Financial risk # 8 – covering your overheads

Covering your overheads!

Many of you will have seen that, after a 2-year transition period, the Ford Foundation is now focussing on combatting inequality, which is acknowledged  as the greatest impediment to just, fair, and peaceful societies. What you may have missed, however, in the statement issued by the Foundation’s President, Darren Walker, is that the Foundation is rededicating itself to strengthening the partners and grantees that are recipients of its project support.

Walker writes “all of us in the non profit ecosystem are party to a charade with terrible consequences—what we might call the “overhead fiction.” Simply put, because of this fiction, foundations, governments, and donors force non profits to submit proposals that do not include the actual costs of the projects” being funded. We would clarify this by referring to the full costs of the projects, being both the direct project activity costs and the many support costs (which are often shared with other projects and called overhead or administration costs).

Walker refers to one US “local government request for proposals that gave extra points to applicants that submitted proposals with lower overhead, resulting in the winning groups receiving overhead payments of 5 percent” which he goes on to describe as “an absurd and self-defeating outcome”. I am sure that we could, within South Africa, highlight many similar instances. The Ford Foundation admits to being a “willing participant in this charade” as they believe that the policy of allowing a 10 percent overhead on project grants “in no way allows for covering the actual costs to administer a project” or to support robust organisations capable of executing projects. Thus, the Foundation will now double its overhead rate on project grants to 20 percent.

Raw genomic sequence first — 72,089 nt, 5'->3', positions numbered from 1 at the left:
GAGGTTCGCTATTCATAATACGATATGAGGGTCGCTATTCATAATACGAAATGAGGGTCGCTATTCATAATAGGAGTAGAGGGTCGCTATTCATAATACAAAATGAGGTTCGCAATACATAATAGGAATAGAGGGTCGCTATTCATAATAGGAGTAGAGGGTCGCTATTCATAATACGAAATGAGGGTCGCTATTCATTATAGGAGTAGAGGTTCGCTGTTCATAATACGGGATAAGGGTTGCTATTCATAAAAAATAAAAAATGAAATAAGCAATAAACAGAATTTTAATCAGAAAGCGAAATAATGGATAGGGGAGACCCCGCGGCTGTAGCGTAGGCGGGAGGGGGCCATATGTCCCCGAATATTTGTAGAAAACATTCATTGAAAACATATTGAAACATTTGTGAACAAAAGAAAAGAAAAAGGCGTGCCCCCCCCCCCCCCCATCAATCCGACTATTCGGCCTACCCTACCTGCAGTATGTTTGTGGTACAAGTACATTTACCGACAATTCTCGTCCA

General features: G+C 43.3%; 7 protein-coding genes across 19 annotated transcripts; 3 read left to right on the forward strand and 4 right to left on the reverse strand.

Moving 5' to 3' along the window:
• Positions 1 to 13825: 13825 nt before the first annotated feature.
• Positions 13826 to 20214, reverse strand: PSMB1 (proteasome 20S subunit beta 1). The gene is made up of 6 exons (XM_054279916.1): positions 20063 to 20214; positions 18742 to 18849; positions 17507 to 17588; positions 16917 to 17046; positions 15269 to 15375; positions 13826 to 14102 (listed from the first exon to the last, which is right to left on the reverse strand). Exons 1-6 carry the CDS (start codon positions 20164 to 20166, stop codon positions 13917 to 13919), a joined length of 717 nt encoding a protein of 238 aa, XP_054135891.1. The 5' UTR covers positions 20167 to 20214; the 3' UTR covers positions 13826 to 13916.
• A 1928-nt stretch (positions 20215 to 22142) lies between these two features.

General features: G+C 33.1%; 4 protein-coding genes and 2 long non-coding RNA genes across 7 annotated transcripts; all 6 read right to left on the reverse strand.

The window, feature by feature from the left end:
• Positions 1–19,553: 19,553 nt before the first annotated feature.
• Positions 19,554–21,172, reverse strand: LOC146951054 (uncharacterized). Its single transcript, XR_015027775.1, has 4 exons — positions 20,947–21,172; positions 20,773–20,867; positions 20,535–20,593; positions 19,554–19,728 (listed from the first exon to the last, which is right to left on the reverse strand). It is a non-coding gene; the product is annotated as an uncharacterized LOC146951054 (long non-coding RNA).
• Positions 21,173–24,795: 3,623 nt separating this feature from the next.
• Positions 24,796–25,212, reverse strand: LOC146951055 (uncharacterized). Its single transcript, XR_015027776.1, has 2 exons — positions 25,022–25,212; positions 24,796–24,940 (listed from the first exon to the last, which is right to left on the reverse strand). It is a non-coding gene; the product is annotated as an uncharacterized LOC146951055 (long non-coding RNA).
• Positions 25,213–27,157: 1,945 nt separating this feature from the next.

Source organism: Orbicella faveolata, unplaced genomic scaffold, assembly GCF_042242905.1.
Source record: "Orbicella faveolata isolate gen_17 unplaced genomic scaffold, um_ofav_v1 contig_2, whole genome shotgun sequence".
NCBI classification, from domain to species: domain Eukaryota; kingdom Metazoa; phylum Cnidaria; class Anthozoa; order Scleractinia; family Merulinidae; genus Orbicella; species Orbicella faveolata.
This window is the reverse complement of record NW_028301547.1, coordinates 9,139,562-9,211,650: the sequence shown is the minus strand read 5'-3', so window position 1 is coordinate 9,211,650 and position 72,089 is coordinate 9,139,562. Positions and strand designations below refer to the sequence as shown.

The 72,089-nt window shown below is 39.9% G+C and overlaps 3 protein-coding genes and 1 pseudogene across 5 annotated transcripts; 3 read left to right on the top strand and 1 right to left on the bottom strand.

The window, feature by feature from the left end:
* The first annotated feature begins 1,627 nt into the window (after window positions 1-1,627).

We hope that this will not only better equip those organisations that the Foundation supports but will also encourage more open and honest dialogue about the actual operating costs of non profit organisations, particularly between funders and their partner organisations. Every project needs the support of a properly resourced office base, a skilled and passionate workforce and the necessary tools to manage and report accurately and timeously on both activities and finances. Be sure that all such costs are fully costed into organisational and project budgets so that projects can be completed and can achieve the objectives proposed.

Watch out for part 2 of this risk alert which addresses “the overhead fairy tale” and if, as we approach a new year, you need support or assistance in putting together your budgets, please do not hesitate to contact us.